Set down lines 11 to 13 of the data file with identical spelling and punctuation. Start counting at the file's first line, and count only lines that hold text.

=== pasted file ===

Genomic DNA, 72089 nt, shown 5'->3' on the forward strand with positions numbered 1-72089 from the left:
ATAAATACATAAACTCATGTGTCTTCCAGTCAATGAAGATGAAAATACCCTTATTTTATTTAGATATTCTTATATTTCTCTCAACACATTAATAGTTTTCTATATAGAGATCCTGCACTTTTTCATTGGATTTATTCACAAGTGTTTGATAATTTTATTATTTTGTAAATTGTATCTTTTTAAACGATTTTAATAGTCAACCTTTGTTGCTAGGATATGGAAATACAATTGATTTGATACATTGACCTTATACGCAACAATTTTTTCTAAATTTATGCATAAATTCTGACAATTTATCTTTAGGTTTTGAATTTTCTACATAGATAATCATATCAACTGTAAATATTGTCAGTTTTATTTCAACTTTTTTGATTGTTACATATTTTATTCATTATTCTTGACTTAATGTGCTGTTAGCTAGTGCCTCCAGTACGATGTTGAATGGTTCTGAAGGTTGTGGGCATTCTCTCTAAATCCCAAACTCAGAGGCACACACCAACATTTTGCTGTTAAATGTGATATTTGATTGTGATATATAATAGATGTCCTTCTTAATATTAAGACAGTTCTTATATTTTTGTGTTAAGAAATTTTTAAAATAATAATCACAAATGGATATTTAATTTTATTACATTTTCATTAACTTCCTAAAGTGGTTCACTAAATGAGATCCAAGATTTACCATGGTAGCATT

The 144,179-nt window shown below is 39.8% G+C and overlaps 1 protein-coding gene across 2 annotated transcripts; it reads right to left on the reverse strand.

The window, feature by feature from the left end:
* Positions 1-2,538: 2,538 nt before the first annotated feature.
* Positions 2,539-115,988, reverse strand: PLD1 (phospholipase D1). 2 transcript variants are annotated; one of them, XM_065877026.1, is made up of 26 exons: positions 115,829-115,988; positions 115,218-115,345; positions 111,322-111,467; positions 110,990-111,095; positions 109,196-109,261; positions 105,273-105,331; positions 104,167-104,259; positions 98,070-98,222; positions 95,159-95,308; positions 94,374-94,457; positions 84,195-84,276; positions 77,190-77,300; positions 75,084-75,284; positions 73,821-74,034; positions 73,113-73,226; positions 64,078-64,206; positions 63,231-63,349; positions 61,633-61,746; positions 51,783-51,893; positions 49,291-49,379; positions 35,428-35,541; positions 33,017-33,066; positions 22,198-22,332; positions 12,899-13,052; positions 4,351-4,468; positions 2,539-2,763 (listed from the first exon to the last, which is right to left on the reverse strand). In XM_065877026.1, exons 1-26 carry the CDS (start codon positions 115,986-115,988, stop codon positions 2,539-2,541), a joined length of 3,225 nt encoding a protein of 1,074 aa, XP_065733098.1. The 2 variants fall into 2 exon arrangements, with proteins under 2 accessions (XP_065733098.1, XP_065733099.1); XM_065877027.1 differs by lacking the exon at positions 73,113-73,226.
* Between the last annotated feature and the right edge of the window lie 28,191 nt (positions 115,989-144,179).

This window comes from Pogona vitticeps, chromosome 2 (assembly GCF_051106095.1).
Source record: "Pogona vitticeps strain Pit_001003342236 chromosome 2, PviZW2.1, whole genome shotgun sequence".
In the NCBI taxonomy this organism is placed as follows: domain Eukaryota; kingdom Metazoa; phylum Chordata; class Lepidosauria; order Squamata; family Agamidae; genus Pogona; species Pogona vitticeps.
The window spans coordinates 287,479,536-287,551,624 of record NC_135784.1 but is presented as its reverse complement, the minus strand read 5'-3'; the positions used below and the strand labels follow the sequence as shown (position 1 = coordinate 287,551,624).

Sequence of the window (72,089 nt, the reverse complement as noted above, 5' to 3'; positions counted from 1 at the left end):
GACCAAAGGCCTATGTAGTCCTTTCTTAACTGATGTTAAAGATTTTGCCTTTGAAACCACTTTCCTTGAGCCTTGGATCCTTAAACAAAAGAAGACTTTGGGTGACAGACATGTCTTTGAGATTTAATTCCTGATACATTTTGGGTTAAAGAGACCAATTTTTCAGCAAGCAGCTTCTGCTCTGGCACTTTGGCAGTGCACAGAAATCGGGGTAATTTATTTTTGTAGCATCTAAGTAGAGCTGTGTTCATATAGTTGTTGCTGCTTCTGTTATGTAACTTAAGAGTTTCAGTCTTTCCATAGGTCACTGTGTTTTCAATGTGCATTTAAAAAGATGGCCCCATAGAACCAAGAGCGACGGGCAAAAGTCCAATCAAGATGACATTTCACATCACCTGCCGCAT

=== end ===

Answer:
The window spans coordinates 287,479,536-287,551,624 of record NC_135784.1 but is presented as its reverse complement, the minus strand read 5'-3'; the positions used below and the strand labels follow the sequence as shown (position 1 = coordinate 287,551,624).

Sequence of the window (72,089 nt, the reverse complement as noted above, 5' to 3'; positions counted from 1 at the left end):
GACCAAAGGCCTATGTAGTCCTTTCTTAACTGATGTTAAAGATTTTGCCTTTGAAACCACTTTCCTTGAGCCTTGGATCCTTAAACAAAAGAAGACTTTGGGTGACAGACATGTCTTTGAGATTTAATTCCTGATACATTTTGGGTTAAAGAGACCAATTTTTCAGCAAGCAGCTTCTGCTCTGGCACTTTGGCAGTGCACAGAAATCGGGGTAATTTATTTTTGTAGCATCTAAGTAGAGCTGTGTTCATATAGTTGTTGCTGCTTCTGTTATGTAACTTAAGAGTTTCAGTCTTTCCATAGGTCACTGTGTTTTCAATGTGCATTTAAAAAGATGGCCCCATAGAACCAAGAGCGACGGGCAAAAGTCCAATCAAGATGACATTTCACATCACCTGCCGCAT